Planting the Seeds for Positive Queer Representation

My Personal Experience with the Harvest Moon Series and Stardew Valley

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In 2012, however, with the release of Harvest Moon: A New Beginning, players were afforded the opportunity for the first time to customize their character’s appearance in ways that defy stereotypical gender roles. For example, though players are forced to choose their sex at the beginning of the game (thankfully, they didn’t have to purchase individual versions of the game), they can gender bend their character to the point where players can create ostensibly queer relationships. However, other characters continuously refer to the player with the pronouns that have been historically linked to their biological sex, which breaks the illusion of queer content. Continue Reading

Playing Dead

Queerness, Photography and Video Games

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As early as I can remember, there is a Buddhist shrine carved out of redwood (metasequoia) placed right in front of the entrance door of my family home. As you leave and come home every day, it is the first and last thing you see. On it are three levels; the top level is Guanyin, the bodhisattva that protects peace and tranquility. In the middle are photographic portraits of my ancestors, and on the bottom level is Dizhu Gong, the protector of travel and the land. Continue Reading

VA-11 HALL-A

Queer Spaces and Drug-dream Fantasy

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I first played VA-11 HALL-A (pronounced Valhalla, like the Norse hall of gods) the day it released while I was living in an indoor patio used to house dog kennels. I only had a mattress to my name and ate instant noodles just to survive. Such is the life that VA-11 HALL-A’s protagonist, Jill, lives in her pursuit to pay rent by the end of the month during a financial crisis plaguing Glitch City. This title is as much about escapist-fantasy as it is about survival all while trying to maintain a positive outlook on life. It’s a bittersweet title that wastes no time strapping its player into a queer world of cyberpunk nostalgia, winding conversations about life, and flirtatious drink-mixing. VA-11 HALL-A is preoccupied with the question of what does capitalism ultimately give us, and what do we receive in exchange for not just our physical labor, but our emotional labor, too. Continue Reading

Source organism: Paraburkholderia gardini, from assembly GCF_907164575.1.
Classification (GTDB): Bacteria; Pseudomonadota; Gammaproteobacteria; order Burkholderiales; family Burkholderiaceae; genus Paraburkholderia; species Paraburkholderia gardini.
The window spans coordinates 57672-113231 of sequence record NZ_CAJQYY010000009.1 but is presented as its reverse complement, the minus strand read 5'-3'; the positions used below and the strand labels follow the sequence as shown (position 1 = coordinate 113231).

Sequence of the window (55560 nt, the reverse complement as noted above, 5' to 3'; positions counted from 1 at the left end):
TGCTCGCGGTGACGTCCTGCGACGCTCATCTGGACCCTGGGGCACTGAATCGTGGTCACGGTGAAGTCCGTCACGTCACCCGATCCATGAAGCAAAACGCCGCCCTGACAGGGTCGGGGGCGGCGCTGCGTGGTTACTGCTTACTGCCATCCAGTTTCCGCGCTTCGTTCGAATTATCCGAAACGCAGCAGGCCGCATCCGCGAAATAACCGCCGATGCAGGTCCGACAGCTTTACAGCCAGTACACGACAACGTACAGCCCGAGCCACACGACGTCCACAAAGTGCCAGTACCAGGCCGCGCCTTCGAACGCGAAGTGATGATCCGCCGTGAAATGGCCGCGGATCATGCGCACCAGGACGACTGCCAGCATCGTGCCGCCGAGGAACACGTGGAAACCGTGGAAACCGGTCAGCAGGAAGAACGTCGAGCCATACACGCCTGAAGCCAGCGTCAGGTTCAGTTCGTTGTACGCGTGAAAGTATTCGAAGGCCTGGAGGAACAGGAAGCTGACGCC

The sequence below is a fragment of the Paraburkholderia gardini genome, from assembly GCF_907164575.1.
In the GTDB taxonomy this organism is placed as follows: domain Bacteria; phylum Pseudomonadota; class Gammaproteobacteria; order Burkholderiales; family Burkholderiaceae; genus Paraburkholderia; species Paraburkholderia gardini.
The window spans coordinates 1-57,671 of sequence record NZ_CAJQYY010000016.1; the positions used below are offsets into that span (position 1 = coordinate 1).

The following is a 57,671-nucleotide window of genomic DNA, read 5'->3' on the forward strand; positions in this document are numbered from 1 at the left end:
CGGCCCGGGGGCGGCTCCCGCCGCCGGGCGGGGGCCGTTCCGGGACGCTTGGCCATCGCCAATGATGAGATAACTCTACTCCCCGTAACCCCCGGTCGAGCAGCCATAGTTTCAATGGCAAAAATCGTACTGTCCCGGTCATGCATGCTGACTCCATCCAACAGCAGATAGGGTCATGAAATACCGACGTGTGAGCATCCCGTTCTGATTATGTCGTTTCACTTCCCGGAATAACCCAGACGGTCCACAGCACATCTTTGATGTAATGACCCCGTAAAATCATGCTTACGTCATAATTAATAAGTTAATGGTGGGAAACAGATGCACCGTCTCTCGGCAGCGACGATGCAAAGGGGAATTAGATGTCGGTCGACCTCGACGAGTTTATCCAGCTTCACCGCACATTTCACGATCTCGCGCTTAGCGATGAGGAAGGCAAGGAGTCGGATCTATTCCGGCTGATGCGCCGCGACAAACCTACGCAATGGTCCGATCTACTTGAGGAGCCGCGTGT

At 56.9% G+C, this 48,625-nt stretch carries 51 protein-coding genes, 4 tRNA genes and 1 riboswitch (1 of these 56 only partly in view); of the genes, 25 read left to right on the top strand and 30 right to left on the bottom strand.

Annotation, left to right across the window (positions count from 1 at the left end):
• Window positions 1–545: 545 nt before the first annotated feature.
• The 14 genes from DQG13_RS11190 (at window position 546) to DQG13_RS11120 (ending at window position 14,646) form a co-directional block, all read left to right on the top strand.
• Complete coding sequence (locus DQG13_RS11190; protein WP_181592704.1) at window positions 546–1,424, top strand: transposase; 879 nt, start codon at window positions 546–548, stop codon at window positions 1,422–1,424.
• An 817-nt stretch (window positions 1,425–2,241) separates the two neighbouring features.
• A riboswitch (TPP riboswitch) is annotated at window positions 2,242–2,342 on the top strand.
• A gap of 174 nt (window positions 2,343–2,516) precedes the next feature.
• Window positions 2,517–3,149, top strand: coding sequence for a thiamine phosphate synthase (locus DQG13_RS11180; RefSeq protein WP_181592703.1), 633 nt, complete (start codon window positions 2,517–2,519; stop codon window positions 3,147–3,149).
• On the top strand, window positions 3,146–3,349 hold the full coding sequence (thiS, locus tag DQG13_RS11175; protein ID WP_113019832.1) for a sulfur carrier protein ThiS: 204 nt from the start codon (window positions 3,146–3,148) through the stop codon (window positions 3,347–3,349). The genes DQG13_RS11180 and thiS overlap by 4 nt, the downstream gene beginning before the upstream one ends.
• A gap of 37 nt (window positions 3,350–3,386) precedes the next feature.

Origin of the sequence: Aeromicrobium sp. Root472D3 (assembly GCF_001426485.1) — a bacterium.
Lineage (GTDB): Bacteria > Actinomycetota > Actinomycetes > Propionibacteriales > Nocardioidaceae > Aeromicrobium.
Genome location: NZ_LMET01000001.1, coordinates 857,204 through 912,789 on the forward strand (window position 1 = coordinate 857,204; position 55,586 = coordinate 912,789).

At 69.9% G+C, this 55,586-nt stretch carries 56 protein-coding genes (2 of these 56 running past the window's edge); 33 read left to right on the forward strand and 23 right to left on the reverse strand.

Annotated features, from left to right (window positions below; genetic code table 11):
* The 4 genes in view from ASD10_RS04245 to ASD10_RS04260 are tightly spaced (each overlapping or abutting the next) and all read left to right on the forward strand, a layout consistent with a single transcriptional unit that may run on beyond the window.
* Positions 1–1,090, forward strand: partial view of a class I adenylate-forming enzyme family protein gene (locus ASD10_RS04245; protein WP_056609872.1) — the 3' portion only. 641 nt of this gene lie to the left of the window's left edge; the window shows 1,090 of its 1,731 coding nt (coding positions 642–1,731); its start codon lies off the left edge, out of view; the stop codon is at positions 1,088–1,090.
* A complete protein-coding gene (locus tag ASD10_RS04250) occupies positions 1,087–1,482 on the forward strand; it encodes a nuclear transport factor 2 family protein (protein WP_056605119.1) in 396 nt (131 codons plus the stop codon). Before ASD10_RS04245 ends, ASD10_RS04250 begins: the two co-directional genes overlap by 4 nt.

Nonbinary

A Choose-Your-Own Adventure

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Follow the thread / of twine / to find / your way home / if home ever existed in the first place / We make space / for our breath / for our spines / that are bending / Breaking / the binary / of a binary culture / built on binary code and passcodes / passwords we are hacking / with our
Living, loving bodies Continue Reading

Possibilities for Queer Community-Building Through LARP

In-game photo by Karin Ryding from a Sweden Run in 2012

More than just trying to present an immersive, believable world, both games attempted to ensure that players were grounded in a sense of history. Moreover, by creating worlds dominated by queer issues, it was queer histories that rose to the forefront. Players were given the opportunity to gain some level of understanding of how being queer here and now directly related to the events then and there. Continue Reading

Destined for Silence

Speech as Trans Identity in Destiny 1 & 2

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It didn’t matter if you were Human, Awoken or Exo. It didn’t matter if you were male or female. You had been resurrected as a Guardian; humanity’s last hope against the Darkness, and you would do everything in your power to succeed.

And from those first orchestral bars, I had a voice. . . or my character had a voice. And I had a. . . my character had an identity that I as the player created. I tend to get lost in my games. When I’m playing a game I’m not simply a human sitting in a chair with a PlayStation 4 controller watching the pixels of my screen illuminate and change. Continue Reading